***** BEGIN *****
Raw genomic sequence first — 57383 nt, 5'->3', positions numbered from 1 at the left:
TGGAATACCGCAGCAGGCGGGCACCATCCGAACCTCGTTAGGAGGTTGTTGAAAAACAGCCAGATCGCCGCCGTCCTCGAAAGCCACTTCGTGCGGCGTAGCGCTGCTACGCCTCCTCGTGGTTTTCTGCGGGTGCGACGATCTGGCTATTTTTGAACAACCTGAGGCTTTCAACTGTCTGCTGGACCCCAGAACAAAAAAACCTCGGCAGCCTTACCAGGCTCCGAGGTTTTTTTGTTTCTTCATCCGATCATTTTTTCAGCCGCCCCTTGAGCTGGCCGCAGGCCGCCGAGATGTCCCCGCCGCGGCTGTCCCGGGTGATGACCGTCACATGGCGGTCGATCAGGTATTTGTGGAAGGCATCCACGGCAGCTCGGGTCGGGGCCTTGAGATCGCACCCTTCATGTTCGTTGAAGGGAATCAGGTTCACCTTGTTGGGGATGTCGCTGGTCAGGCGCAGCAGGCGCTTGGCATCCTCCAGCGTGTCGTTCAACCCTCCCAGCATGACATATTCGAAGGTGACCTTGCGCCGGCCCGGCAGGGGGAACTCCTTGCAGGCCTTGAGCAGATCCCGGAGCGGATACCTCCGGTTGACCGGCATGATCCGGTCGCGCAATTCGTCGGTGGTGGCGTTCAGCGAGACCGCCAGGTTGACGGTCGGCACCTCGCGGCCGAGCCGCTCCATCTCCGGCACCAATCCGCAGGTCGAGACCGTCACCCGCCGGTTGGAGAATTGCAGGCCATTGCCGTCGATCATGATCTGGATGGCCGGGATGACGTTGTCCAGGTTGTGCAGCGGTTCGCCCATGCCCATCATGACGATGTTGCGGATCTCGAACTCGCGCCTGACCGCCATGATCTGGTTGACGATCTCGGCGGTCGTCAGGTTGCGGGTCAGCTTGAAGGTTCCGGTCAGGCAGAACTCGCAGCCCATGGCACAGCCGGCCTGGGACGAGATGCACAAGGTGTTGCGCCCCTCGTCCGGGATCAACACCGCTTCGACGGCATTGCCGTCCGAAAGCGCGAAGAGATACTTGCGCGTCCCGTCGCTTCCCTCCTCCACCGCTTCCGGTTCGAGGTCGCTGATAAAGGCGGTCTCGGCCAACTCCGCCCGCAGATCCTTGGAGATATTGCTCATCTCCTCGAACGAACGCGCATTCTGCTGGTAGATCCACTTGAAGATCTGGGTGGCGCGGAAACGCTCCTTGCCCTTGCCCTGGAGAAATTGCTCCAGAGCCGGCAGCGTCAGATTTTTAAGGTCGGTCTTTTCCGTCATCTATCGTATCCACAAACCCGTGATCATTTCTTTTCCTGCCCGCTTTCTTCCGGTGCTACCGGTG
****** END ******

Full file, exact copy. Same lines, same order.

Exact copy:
Raw genomic sequence first — 57383 nt, 5'->3', positions numbered from 1 at the left:
TGGAATACCGCAGCAGGCGGGCACCATCCGAACCTCGTTAGGAGGTTGTTGAAAAACAGCCAGATCGCCGCCGTCCTCGAAAGCCACTTCGTGCGGCGTAGCGCTGCTACGCCTCCTCGTGGTTTTCTGCGGGTGCGACGATCTGGCTATTTTTGAACAACCTGAGGCTTTCAACTGTCTGCTGGACCCCAGAACAAAAAAACCTCGGCAGCCTTACCAGGCTCCGAGGTTTTTTTGTTTCTTCATCCGATCATTTTTTCAGCCGCCCCTTGAGCTGGCCGCAGGCCGCCGAGATGTCCCCGCCGCGGCTGTCCCGGGTGATGACCGTCACATGGCGGTCGATCAGGTATTTGTGGAAGGCATCCACGGCAGCTCGGGTCGGGGCCTTGAGATCGCACCCTTCATGTTCGTTGAAGGGAATCAGGTTCACCTTGTTGGGGATGTCGCTGGTCAGGCGCAGCAGGCGCTTGGCATCCTCCAGCGTGTCGTTCAACCCTCCCAGCATGACATATTCGAAGGTGACCTTGCGCCGGCCCGGCAGGGGGAACTCCTTGCAGGCCTTGAGCAGATCCCGGAGCGGATACCTCCGGTTGACCGGCATGATCCGGTCGCGCAATTCGTCGGTGGTGGCGTTCAGCGAGACCGCCAGGTTGACGGTCGGCACCTCGCGGCCGAGCCGCTCCATCTCCGGCACCAATCCGCAGGTCGAGACCGTCACCCGCCGGTTGGAGAATTGCAGGCCATTGCCGTCGATCATGATCTGGATGGCCGGGATGACGTTGTCCAGGTTGTGCAGCGGTTCGCCCATGCCCATCATGACGATGTTGCGGATCTCGAACTCGCGCCTGACCGCCATGATCTGGTTGACGATCTCGGCGGTCGTCAGGTTGCGGGTCAGCTTGAAGGTTCCGGTCAGGCAGAACTCGCAGCCCATGGCACAGCCGGCCTGGGACGAGATGCACAAGGTGTTGCGCCCCTCGTCCGGGATCAACACCGCTTCGACGGCATTGCCGTCCGAAAGCGCGAAGAGATACTTGCGCGTCCCGTCGCTTCCCTCCTCCACCGCTTCCGGTTCGAGGTCGCTGATAAAGGCGGTCTCGGCCAACTCCGCCCGCAGATCCTTGGAGATATTGCTCATCTCCTCGAACGAACGCGCATTCTGCTGGTAGATCCACTTGAAGATCTGGGTGGCGCGGAAACGCTCCTTGCCCTTGCCCTGGAGAAATTGCTCCAGAGCCGGCAGCGTCAGATTTTTAAGGTCGGTCTTTTCCGTCATCTATCGTATCCACAAACCCGTGATCATTTCTTTTCCTGCCCGCTTTCTTCCGGTGCTACCGGTG